Physical therapists help patients overcome physical challenges — this includes when a stroke has weakened or partially paralyzed one side of the body. Medical professionals refer to that side as “paretic.”

“If they’re having trouble reaching and grasping with their paretic side, I have them do it with their less paretic side to remind them what it should feel like,” Winstein says. “A lot of motor skills are implicit — we don’t think; we do it automatically.”

Occupational and speech therapists also address cognitive challenges.

“We consider most tasks physical, like dressing yourself, (but) all tasks that we do across the day have a cognitive component,” Gillen says. “With getting dressed, it’s the sequence of the clothing: which goes on what body part, which goes on first. If cognition is involved after a stroke, it’s a time-consuming process. We know it will take much longer, much more repetition of practice to get them there.”

Insurance Plans Could Limit Therapy

Health insurance may limit how much therapy a person can receive during a single calendar year or during his or her lifetime. If a person can afford to pay out of pocket, he or she may continue therapy without interruption. Otherwise, many therapists offer plans that patients can follow at home or at a fitness center either on their own or with the help of a family member, friend or personal trainer.

“You can keep working on the stroke problems indefinitely,” Dromerick says.

Therapists hope to get stroke patients functioning independently again, even after their sessions are complete.

“They may need a cane and a brace, but (we teach) them how to navigate with their disability so their disability does not become a barrier in their participation of being active,” Winstein says. “If there are certain things they can’t do, we show them what they can do and get them to work on those things.”

To learn more about stroke rehab and recovery, check out the American Stroke Association’s website.

By Lisa Fields
Lisa Fields is a writer who covers psychology and health matters as they relate to the workplace. She publishes frequently in WebMD and Reader’s Digest.

5 Hidden Causes of Heart Disease

January 25, 2019

What can increase your risk and how to prevent it
By Frieda Wiley, PharmD

Heart disease kills about 610,000 people in the United States each year — 1 in every 4 deaths — more than any other disease, according the Centers for Disease Control and Prevention. It’s commonly known that exercise and eating a healthful diet are keys to keeping your heart in tip top shape. But there are seemingly unrelated conditions and lifestyle habits that can lead to heart disease.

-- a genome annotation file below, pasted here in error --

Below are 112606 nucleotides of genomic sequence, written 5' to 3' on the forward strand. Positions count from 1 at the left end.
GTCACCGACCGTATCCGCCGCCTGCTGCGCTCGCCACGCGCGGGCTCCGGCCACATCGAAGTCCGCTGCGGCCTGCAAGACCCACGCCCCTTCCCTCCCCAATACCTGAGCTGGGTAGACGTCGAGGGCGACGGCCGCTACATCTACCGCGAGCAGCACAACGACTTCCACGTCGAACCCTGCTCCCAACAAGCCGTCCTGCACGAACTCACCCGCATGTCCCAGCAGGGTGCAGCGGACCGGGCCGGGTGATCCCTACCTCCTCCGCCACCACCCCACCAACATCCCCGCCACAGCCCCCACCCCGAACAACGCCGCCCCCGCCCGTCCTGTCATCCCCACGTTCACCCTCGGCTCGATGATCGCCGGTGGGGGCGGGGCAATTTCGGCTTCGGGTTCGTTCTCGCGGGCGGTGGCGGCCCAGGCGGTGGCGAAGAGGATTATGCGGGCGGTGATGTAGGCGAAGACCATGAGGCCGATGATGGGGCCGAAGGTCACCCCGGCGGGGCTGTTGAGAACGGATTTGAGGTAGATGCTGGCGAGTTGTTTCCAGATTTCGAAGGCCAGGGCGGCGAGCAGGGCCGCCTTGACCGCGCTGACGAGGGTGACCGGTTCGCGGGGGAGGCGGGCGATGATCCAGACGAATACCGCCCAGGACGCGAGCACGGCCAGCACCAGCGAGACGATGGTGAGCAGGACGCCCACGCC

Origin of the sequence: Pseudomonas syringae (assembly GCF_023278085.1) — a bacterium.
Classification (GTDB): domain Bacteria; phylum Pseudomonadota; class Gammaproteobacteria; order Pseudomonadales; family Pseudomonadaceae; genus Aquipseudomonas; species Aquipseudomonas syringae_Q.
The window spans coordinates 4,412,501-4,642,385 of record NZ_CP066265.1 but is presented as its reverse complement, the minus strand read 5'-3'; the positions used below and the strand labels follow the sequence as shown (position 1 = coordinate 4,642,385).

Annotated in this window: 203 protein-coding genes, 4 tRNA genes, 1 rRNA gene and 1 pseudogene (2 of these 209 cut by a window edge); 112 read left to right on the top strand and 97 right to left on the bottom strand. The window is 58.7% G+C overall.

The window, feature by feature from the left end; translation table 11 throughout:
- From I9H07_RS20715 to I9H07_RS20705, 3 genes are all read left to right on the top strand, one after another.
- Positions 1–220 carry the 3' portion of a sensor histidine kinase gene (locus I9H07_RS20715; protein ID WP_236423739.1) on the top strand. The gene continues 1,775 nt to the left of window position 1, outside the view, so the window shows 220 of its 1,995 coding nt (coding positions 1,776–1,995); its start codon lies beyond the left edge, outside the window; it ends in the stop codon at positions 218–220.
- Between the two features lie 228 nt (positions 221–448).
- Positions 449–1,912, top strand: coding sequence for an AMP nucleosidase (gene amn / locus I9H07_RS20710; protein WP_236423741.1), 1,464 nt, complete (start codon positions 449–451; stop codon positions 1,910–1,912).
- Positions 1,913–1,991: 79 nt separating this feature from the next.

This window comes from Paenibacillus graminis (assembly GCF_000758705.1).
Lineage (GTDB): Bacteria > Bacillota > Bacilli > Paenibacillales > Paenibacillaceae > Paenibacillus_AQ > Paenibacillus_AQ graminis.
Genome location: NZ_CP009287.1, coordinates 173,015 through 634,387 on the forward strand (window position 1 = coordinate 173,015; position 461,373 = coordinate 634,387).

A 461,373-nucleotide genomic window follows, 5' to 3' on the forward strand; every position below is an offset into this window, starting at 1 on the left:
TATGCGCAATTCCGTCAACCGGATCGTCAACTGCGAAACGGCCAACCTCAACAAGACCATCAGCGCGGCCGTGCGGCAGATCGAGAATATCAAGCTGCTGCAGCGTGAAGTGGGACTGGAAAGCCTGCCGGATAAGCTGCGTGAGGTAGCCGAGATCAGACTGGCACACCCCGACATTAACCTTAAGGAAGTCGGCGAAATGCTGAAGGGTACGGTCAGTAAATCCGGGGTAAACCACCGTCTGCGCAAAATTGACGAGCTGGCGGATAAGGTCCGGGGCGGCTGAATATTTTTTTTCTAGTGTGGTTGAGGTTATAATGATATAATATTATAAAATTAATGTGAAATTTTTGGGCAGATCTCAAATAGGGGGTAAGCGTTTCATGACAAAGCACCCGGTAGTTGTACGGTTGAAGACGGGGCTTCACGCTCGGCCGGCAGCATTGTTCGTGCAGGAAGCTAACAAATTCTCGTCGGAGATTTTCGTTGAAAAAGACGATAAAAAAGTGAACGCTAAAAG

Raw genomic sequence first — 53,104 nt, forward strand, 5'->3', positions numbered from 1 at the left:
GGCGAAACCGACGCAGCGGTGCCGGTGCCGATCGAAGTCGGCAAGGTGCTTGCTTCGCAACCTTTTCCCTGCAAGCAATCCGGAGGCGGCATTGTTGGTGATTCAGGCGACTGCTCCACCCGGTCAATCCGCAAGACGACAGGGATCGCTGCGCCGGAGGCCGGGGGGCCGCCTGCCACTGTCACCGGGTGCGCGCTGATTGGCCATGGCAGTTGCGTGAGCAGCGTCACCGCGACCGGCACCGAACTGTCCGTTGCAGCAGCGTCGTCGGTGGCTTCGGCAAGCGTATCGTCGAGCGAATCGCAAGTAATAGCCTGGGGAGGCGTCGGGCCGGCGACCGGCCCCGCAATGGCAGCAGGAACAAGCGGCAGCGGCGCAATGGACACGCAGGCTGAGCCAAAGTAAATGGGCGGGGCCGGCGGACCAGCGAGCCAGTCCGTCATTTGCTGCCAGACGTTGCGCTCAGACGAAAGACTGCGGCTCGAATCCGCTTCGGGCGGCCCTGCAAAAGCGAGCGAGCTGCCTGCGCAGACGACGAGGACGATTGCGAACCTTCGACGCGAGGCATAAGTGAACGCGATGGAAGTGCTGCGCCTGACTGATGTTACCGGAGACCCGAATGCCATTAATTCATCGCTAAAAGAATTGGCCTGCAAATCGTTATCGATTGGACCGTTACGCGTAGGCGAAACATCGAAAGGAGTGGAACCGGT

Here are five lesser-known causes of heart disease that you can do something about: Sleep apnea; stress, anxiety and loneliness; sitting all day, influenza and dental disease.

  1. Sleep Apnea

“Sleep apnea is very common, especially as we get older, and it puts enormous stress on the heart,” says Dr. Andrew Freeman, director of cardiovascular prevention and wellness at National Jewish Health in Denver.

People who have sleep apnea tend to also have other conditions that are associated with the disease, such as high blood pressure, atrial fibrillation (a kind of irregular heartbeat) or pulmonary hypertension, which Freeman defines as high blood pressure on the right side of the heart.

Symptoms of sleep apnea include daytime sleepiness, memory problems and irritability. Being overweight or obese and even structural features, such as having a big chin or tongue, may also make you more likely to develop sleep apnea, according to the American Lung Association.

Premenopausal women are less likely to have sleep apnea than men, but postmenopausal women and men of any age share similar risks. After reaching adulthood, sleep apnea becomes more common with age until you reach 60, when the chances of developing it begin to taper off.

One way to treat sleep apnea is to use a continuous positive airway pressure (CPAP) machine at night. However, Dr. Mark Peterman, a cardiologist at Texas Health in Plano, says that many people find the machine uncomfortable to use. Other treatment options, depending on the severity of the problem, include weight loss, oral appliances (similar to a mouth guard), nasal decongestants and surgery.

  1. Stress, Anxiety and Loneliness

Stress can have powerful effects on the body that wreak havoc on your health. Some stresses, such as learning a new language or skill, can be positive. But Freeman says the majority of stress people experience, like worrying about children or finances, tend to have negative effects on the body.

While it might be difficult to see the connection, the lack of social interaction and fulfilling relationships also impacts heart health.